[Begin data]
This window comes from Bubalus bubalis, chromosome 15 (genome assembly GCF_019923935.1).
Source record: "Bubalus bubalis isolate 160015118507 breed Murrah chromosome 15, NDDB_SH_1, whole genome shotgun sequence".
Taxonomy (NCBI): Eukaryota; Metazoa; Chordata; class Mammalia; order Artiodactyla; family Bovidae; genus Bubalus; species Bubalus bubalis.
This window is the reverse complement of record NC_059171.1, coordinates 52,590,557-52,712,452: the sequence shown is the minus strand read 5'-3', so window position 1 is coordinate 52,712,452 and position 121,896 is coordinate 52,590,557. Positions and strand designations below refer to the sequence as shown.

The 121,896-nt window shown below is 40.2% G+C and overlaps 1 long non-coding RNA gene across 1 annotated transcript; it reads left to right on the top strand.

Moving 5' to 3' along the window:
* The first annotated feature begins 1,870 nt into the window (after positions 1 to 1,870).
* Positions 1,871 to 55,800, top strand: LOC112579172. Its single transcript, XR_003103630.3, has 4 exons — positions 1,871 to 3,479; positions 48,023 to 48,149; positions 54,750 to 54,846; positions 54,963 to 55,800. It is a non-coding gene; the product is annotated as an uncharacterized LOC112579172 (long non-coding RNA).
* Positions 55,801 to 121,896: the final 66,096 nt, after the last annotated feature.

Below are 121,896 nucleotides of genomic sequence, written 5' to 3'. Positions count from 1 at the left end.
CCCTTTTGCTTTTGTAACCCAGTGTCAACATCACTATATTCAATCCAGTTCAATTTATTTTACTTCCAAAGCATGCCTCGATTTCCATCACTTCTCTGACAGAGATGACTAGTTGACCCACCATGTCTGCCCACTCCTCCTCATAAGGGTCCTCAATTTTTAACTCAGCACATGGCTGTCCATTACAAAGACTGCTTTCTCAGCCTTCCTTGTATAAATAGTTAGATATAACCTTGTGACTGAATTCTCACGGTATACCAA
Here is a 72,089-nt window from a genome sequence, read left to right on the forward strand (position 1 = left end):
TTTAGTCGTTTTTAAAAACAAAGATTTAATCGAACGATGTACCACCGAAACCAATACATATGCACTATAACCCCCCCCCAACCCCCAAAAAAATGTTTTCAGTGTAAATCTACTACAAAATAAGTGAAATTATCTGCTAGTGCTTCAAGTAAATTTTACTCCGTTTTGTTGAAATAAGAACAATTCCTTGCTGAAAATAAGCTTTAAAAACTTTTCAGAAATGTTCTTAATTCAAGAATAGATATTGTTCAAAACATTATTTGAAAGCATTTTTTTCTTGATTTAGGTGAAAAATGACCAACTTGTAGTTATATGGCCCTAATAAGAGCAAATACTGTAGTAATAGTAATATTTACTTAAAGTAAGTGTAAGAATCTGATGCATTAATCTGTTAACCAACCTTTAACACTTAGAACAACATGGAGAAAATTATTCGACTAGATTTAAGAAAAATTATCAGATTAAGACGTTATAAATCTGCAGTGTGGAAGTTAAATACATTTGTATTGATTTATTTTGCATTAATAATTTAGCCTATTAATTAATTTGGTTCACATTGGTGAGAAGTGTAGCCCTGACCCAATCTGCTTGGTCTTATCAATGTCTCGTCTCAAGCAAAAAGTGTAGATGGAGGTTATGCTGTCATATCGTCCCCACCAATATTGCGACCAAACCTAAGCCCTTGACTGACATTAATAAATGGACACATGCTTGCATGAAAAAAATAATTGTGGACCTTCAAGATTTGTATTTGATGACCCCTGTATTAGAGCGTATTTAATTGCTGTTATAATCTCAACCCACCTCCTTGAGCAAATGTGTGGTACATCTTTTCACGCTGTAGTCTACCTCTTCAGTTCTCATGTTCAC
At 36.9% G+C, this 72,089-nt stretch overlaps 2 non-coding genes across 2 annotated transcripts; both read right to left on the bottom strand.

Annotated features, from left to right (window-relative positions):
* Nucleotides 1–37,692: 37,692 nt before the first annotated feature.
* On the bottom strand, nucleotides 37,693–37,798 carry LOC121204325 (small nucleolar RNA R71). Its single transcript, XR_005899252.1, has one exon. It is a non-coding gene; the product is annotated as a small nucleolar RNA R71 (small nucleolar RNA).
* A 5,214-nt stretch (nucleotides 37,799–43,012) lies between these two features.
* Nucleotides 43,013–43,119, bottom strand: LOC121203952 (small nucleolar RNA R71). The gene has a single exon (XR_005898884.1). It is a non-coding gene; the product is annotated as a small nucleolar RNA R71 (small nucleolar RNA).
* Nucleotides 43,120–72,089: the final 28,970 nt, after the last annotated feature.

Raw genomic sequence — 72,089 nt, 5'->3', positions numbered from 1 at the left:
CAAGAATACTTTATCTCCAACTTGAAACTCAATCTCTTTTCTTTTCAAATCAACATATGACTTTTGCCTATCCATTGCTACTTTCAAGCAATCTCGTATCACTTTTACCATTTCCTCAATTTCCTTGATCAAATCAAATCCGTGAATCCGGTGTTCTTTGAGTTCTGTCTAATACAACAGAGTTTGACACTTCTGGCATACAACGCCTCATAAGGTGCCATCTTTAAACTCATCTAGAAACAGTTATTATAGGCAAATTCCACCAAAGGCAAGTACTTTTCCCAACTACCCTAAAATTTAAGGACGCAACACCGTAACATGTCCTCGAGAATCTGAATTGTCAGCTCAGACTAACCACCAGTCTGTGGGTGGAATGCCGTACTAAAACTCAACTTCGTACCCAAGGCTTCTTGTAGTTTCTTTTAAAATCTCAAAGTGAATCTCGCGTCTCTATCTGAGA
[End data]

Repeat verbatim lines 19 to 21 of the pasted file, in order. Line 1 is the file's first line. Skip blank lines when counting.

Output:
* Nucleotides 43,013–43,119, bottom strand: LOC121203952 (small nucleolar RNA R71). The gene has a single exon (XR_005898884.1). It is a non-coding gene; the product is annotated as a small nucleolar RNA R71 (small nucleolar RNA).
* Nucleotides 43,120–72,089: the final 28,970 nt, after the last annotated feature.

Raw genomic sequence — 72,089 nt, 5'->3', positions numbered from 1 at the left: